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NEWS
July 15, 2011 | Tribune Washington Bureau
WASHINGTON - The phone-hacking scandal that has ignited a political firestorm in Britain jumped the Atlantic yesterday as the FBI opened an investigation into whether British reporters tried to access cellphone messages and records of victims of the Sept. 11, 2001, terrorist attacks in violation of U.S. law. The preliminary probe further rattled the New York-based global media empire of Rupert Murdoch, who was forced this week to withdraw his $12 billion bid to take over Britain's largest satellite broadcaster, and raises questions about the future of News Corp.
BUSINESS
July 21, 2011 | By Rachel Beck, Associated Press
NEW YORK - A corporate board is supposed to answer to shareholders. At News Corp., it answers only to the Murdoch family. The 16-member board that governs one of the world's most powerful media companies is dominated by Rupert Murdoch's relatives, confidants, and handpicked executives - a group that has sometimes let him make questionable business moves. The phone-hacking scandal at a British newspaper owned by Murdoch has focused new attention on the News Corp. board, which is so cozy with the Murdoch family that one corporate watchdog group gives it an F for governance.
NEWS
June 14, 2013 | By Ryan Nakashima, Associated Press
LOS ANGELES - News Corp. CEO Rupert Murdoch has filed for divorce from Wendi Deng Murdoch, his wife since 1999, citing a breakdown in the relationship. The matter doesn't alter the succession plan for the media company, which the 82-year-old founder controls through a family trust. Murdoch filed a one-page document Thursday indicating that he was opening a divorce case in New York State Supreme Court in Manhattan. A News Corp. representatve confirmed the filing. A sealed document with the filing says, "the relationship between the husband and wife has broken down irretrievably," according to a person familiar with the matter.
ENTERTAINMENT
May 16, 2011 | By JULIE CARR SMYTH, Associated Press
COLUMBUS, Ohio - The directors of media conglomerate News Corp., the owner of Fox News Channel, have quietly put in place a policy to disclose corporate political donations on the company's website. The decision was made April 12, according to a notice posted without fanfare by the company. A News Corp. spokeswoman declined telephone and email requests by the Associated Press to discuss the new policy. The policy calls for the company - which also owns 20th Century Fox movie studio and The Wall Street Journal - to disclose political contributions made between January and June on July 15. Annual postings would follow each January.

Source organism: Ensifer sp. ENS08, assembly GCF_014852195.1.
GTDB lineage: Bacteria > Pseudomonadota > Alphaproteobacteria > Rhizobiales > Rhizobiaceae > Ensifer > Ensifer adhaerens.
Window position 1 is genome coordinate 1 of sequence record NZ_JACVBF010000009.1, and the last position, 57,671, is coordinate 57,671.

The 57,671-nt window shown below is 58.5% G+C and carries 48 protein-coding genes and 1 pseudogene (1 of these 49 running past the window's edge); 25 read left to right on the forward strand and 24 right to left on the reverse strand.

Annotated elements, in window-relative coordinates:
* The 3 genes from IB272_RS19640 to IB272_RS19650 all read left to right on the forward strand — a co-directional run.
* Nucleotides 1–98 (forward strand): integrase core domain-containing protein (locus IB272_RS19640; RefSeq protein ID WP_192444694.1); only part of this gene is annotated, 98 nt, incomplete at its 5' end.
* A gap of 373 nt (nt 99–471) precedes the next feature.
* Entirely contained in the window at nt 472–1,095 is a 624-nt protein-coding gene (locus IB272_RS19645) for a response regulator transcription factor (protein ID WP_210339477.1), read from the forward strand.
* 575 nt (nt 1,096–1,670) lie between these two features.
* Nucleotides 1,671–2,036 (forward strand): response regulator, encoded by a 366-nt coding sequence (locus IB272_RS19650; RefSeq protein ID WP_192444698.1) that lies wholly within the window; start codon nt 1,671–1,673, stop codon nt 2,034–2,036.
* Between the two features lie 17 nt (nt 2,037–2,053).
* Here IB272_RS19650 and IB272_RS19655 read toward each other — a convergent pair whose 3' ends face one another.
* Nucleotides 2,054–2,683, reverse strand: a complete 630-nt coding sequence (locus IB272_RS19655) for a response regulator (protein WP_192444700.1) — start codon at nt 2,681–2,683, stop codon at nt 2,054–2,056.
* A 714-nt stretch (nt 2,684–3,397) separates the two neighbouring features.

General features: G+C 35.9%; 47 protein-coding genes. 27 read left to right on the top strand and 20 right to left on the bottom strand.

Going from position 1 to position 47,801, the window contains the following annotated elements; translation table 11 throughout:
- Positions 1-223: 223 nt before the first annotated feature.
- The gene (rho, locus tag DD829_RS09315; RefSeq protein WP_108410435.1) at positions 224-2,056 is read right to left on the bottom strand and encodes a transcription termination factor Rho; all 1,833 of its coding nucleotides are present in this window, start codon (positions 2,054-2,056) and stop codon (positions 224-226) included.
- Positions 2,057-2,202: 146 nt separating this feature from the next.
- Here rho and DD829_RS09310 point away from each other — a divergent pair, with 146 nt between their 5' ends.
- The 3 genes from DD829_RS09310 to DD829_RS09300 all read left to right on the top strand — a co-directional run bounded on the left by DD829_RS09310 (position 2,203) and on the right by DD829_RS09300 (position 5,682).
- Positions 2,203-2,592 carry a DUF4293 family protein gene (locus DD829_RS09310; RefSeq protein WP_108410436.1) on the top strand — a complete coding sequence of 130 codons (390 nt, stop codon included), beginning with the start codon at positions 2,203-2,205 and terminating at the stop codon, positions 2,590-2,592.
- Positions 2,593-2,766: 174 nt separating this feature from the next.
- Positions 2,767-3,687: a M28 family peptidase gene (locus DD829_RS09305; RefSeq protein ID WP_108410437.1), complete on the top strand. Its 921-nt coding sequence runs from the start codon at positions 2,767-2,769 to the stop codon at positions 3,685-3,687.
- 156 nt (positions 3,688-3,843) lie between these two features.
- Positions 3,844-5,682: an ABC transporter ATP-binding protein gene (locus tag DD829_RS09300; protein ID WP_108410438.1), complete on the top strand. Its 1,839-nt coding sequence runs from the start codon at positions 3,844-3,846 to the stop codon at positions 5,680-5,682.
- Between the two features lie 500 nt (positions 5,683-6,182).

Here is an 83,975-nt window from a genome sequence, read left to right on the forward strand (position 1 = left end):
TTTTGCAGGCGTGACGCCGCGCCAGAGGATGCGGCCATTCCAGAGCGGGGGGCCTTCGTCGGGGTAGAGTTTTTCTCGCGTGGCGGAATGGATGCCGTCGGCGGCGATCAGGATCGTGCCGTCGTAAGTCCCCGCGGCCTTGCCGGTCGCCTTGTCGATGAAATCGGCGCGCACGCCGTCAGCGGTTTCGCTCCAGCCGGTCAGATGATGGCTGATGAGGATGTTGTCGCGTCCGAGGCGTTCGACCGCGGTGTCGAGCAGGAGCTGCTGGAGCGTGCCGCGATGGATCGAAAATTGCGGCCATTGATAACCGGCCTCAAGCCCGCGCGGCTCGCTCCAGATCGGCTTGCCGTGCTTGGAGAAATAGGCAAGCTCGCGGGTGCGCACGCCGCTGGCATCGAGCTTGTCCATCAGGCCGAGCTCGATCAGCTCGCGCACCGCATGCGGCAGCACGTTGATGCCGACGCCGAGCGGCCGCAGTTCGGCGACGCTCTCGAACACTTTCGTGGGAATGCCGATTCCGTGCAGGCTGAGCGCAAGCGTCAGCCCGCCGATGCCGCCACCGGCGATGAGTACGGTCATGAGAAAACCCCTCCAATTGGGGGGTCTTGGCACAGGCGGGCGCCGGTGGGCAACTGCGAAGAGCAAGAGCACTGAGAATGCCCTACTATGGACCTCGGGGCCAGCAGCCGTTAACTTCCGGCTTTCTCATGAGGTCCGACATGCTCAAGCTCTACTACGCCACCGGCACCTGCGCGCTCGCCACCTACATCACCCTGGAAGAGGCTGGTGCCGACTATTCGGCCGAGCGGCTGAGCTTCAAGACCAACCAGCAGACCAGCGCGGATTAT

NEWS
February 9, 2012 | By Raphael Satter, Associated Press
LONDON - Rupert Murdoch's News International has settled nearly all the cases against the company in the first wave of lawsuits for phone hacking by its journalists, with a new round of apologies and payouts announced Wednesday in a London court. But a potentially damaging claim lodged by British singer Charlotte Church is still headed to trial later this month and a wave of new lawsuits - as many as 56 in all - is looming, lawyers told London's High Court. News International, a division of News Corp., has tried hard to keep the phone-hacking cases from going to trial, launching its own compensation program and paying out millions of pounds in out-of-court settlements.
NEWS
December 4, 2012
LOS ANGELES - It was too expensive. It lacked editorial focus. And for a digital publication, it was strangely cut off from the Internet. That's the obituary being written in real time through posts, tweets and online chats about The Daily, the first-of-its-kind iPad newspaper, which is being shut down this month. Rupert Murdoch's News Corp. said Monday that The Daily will publish its final issue on Dec. 15, less than two years after its January 2011 launch. The app has already been removed from Apple's iTunes, where it once received lukewarm ratings.
NEWS
July 12, 2011